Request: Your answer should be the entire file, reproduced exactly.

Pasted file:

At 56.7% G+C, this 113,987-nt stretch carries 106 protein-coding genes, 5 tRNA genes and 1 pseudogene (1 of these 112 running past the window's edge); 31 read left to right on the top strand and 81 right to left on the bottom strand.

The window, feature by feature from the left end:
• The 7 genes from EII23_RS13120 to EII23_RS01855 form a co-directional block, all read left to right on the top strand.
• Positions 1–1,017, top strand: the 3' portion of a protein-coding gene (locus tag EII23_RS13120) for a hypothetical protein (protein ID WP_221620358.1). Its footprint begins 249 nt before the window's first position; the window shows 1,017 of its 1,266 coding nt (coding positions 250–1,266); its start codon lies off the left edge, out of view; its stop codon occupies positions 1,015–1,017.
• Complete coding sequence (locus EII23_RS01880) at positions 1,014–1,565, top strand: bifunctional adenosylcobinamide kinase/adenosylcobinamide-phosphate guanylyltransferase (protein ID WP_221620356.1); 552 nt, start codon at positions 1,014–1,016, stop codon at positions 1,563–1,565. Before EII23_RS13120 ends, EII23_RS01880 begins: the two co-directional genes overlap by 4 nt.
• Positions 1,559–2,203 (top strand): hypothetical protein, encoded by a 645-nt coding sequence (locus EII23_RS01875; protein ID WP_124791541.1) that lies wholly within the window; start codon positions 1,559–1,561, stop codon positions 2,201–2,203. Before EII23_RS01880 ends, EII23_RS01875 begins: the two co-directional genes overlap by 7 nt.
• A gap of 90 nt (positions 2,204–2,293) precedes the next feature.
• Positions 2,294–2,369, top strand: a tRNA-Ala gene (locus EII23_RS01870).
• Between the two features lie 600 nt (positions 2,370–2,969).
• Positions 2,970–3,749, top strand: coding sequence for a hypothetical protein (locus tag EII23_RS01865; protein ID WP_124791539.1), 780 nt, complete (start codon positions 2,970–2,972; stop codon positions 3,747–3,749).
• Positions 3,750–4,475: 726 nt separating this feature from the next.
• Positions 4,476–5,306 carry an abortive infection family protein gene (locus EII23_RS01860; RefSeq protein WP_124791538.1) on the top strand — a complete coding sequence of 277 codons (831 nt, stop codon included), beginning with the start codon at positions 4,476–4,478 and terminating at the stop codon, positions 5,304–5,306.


At 56.7% G+C, this 113,987-nt stretch carries 106 protein-coding genes, 5 tRNA genes and 1 pseudogene (1 of these 112 running past the window's edge); 31 read left to right on the top strand and 81 right to left on the bottom strand.

The window, feature by feature from the left end:
• The 7 genes from EII23_RS13120 to EII23_RS01855 form a co-directional block, all read left to right on the top strand.
• Positions 1–1,017, top strand: the 3' portion of a protein-coding gene (locus tag EII23_RS13120) for a hypothetical protein (protein ID WP_221620358.1). Its footprint begins 249 nt before the window's first position; the window shows 1,017 of its 1,266 coding nt (coding positions 250–1,266); its start codon lies off the left edge, out of view; its stop codon occupies positions 1,015–1,017.
• Complete coding sequence (locus EII23_RS01880) at positions 1,014–1,565, top strand: bifunctional adenosylcobinamide kinase/adenosylcobinamide-phosphate guanylyltransferase (protein ID WP_221620356.1); 552 nt, start codon at positions 1,014–1,016, stop codon at positions 1,563–1,565. Before EII23_RS13120 ends, EII23_RS01880 begins: the two co-directional genes overlap by 4 nt.
• Positions 1,559–2,203 (top strand): hypothetical protein, encoded by a 645-nt coding sequence (locus EII23_RS01875; protein ID WP_124791541.1) that lies wholly within the window; start codon positions 1,559–1,561, stop codon positions 2,201–2,203. Before EII23_RS01880 ends, EII23_RS01875 begins: the two co-directional genes overlap by 7 nt.
• A gap of 90 nt (positions 2,204–2,293) precedes the next feature.
• Positions 2,294–2,369, top strand: a tRNA-Ala gene (locus EII23_RS01870).
• Between the two features lie 600 nt (positions 2,370–2,969).
• Positions 2,970–3,749, top strand: coding sequence for a hypothetical protein (locus tag EII23_RS01865; protein ID WP_124791539.1), 780 nt, complete (start codon positions 2,970–2,972; stop codon positions 3,747–3,749).
• Positions 3,750–4,475: 726 nt separating this feature from the next.
• Positions 4,476–5,306 carry an abortive infection family protein gene (locus EII23_RS01860; RefSeq protein WP_124791538.1) on the top strand — a complete coding sequence of 277 codons (831 nt, stop codon included), beginning with the start codon at positions 4,476–4,478 and terminating at the stop codon, positions 5,304–5,306.